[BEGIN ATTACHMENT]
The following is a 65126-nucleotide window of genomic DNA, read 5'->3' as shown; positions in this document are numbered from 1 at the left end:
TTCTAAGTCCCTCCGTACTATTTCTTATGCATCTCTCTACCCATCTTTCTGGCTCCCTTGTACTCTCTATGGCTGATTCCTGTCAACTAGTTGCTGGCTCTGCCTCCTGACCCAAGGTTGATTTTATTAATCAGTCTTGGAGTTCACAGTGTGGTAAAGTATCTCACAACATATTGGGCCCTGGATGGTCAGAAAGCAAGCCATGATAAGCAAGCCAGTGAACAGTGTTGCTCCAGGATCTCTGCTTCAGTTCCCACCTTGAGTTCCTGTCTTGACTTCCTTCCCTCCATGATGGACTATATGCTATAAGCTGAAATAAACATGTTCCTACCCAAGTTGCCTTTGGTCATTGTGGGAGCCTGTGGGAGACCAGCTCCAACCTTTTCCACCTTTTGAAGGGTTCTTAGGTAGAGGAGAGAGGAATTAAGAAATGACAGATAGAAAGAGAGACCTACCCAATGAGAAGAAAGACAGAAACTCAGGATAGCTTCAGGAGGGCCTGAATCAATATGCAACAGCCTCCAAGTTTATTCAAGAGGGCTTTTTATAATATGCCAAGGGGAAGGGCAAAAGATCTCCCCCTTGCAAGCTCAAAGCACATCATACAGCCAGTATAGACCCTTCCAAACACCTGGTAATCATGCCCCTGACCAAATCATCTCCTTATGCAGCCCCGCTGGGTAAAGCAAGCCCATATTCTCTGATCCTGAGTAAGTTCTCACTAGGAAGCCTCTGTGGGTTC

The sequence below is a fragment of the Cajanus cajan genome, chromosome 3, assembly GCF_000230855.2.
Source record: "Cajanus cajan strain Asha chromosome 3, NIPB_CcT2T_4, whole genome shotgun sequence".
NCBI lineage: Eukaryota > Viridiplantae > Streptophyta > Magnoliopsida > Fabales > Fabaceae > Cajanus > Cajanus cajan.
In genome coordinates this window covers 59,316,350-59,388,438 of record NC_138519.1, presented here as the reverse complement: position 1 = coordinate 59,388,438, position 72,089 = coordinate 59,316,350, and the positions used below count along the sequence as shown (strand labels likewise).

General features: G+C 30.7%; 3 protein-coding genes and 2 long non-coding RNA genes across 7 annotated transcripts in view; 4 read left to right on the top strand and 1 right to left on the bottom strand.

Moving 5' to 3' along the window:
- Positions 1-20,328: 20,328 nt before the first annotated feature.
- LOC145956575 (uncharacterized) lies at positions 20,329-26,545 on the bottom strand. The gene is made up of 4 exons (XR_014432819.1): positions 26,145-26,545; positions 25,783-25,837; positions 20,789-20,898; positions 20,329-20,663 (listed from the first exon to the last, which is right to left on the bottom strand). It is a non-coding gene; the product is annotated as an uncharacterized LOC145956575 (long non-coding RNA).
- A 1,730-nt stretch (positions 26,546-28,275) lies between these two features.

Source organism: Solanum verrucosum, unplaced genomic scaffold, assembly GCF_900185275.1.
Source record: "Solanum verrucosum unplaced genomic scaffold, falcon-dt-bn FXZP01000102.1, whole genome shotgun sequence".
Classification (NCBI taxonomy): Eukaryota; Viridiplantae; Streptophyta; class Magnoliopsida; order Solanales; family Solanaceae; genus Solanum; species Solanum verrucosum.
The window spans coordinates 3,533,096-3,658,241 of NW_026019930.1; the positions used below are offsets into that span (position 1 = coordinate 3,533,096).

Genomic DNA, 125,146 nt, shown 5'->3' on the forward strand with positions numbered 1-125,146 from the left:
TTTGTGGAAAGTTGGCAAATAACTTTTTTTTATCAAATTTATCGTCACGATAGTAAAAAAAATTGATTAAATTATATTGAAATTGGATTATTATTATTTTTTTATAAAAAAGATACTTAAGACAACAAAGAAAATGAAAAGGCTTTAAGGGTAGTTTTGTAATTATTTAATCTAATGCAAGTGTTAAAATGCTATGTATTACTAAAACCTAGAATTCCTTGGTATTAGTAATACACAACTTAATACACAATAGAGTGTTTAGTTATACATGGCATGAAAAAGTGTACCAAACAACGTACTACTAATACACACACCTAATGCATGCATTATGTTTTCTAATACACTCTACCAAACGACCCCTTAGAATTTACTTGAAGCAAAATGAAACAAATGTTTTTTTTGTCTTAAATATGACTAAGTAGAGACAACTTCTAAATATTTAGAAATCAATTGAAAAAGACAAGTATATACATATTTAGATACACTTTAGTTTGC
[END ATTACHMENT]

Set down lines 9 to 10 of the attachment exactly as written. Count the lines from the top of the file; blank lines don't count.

- Positions 1-20,328: 20,328 nt before the first annotated feature.
- LOC145956575 (uncharacterized) lies at positions 20,329-26,545 on the bottom strand. The gene is made up of 4 exons (XR_014432819.1): positions 26,145-26,545; positions 25,783-25,837; positions 20,789-20,898; positions 20,329-20,663 (listed from the first exon to the last, which is right to left on the bottom strand). It is a non-coding gene; the product is annotated as an uncharacterized LOC145956575 (long non-coding RNA).